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The American National Red Cross Headquarters occupies a complete city block on 17th Street NW, Washington, DC, just down the road from the Pan American Union Building. Constructed of Vermont white marble, it was consecrated to the memory of the women of the Civil War who, “…through the four years of terrible strife, bore almost unbearable burdens of their own and at the same time ministered devoutly to the wants of the sick and wounded of their respective sides.” (extracted from The America Red Cross Magazine, Volume 10).
Befitting a building which was deemed from the outset to be of national historical significance, the corner stone was laid by none other than President Woodrow Wilson. An elaborate but somber ceremony for the laying of the cornerstone took place on March 27, 1915. Over a thousand people were there to witness the event. Many other dignitaries including Former President Taft and Chief Justice Lemar were present. Also there and speaking during the ceremonies was Mabel Boardman who as Chairman of the National Relief Board of the American Red Cross had been influential in the building’s development.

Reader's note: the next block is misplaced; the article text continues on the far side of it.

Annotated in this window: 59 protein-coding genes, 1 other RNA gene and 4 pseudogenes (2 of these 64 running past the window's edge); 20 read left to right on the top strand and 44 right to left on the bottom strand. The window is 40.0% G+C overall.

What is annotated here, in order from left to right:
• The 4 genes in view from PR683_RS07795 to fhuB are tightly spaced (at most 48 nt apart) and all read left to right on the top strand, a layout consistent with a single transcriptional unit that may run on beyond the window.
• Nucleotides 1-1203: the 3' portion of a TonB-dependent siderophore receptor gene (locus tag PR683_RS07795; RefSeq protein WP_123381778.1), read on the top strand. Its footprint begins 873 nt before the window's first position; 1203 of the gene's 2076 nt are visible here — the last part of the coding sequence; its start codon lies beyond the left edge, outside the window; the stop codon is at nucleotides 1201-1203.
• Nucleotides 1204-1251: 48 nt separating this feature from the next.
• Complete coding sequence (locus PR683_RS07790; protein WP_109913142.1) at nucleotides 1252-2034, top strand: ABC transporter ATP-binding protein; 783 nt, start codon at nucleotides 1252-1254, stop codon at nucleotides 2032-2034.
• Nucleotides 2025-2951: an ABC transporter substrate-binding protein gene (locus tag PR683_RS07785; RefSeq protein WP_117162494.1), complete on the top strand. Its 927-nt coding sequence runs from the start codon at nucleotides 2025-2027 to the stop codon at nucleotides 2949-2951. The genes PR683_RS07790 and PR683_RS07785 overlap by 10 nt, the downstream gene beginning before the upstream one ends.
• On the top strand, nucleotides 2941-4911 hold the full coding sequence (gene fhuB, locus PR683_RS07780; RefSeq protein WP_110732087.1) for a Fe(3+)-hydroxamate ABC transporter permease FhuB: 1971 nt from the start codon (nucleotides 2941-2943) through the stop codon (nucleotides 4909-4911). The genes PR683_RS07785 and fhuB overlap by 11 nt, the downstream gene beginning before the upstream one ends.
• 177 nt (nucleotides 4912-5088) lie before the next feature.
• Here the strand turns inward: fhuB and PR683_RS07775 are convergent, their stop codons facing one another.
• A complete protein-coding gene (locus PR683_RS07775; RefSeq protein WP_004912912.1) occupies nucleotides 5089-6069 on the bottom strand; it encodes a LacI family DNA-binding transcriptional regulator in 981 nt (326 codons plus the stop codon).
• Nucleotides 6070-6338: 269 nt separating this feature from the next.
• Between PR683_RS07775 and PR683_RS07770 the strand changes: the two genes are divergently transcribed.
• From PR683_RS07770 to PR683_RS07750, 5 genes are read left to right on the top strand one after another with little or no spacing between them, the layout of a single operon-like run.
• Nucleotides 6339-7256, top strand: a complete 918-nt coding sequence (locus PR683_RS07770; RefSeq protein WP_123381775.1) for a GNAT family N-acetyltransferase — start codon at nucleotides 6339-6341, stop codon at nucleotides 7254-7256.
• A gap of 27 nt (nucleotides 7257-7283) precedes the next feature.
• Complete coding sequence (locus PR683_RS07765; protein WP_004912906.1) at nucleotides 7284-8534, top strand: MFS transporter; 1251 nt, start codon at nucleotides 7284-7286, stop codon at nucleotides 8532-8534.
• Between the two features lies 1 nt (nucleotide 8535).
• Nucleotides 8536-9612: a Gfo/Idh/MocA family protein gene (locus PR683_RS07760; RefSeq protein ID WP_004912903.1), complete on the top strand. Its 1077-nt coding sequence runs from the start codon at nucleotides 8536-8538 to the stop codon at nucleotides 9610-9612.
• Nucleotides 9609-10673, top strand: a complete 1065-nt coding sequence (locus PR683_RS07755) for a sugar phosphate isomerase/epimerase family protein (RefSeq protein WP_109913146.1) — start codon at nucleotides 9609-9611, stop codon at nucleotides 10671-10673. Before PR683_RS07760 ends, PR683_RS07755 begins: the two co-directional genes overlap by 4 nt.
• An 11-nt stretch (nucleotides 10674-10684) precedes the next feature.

Completed in May 1917, the building became in perpetuity the headquarters of the American Red Cross. There is a marble tablet over the main staircase bearing the words: “Built by the Government of the United States and Patriotic Citizens to the Women of the North and the Women of the South, Held in Loving Memory by a Now United Country, that Their Labors to Mitigate the Sufferings of the Sick and Wounded in War May be Forever Perpetuated, this Building is Dedicated to the Service of the American Red Cross.”
The building was declared a National Historic Landmark in 1965.
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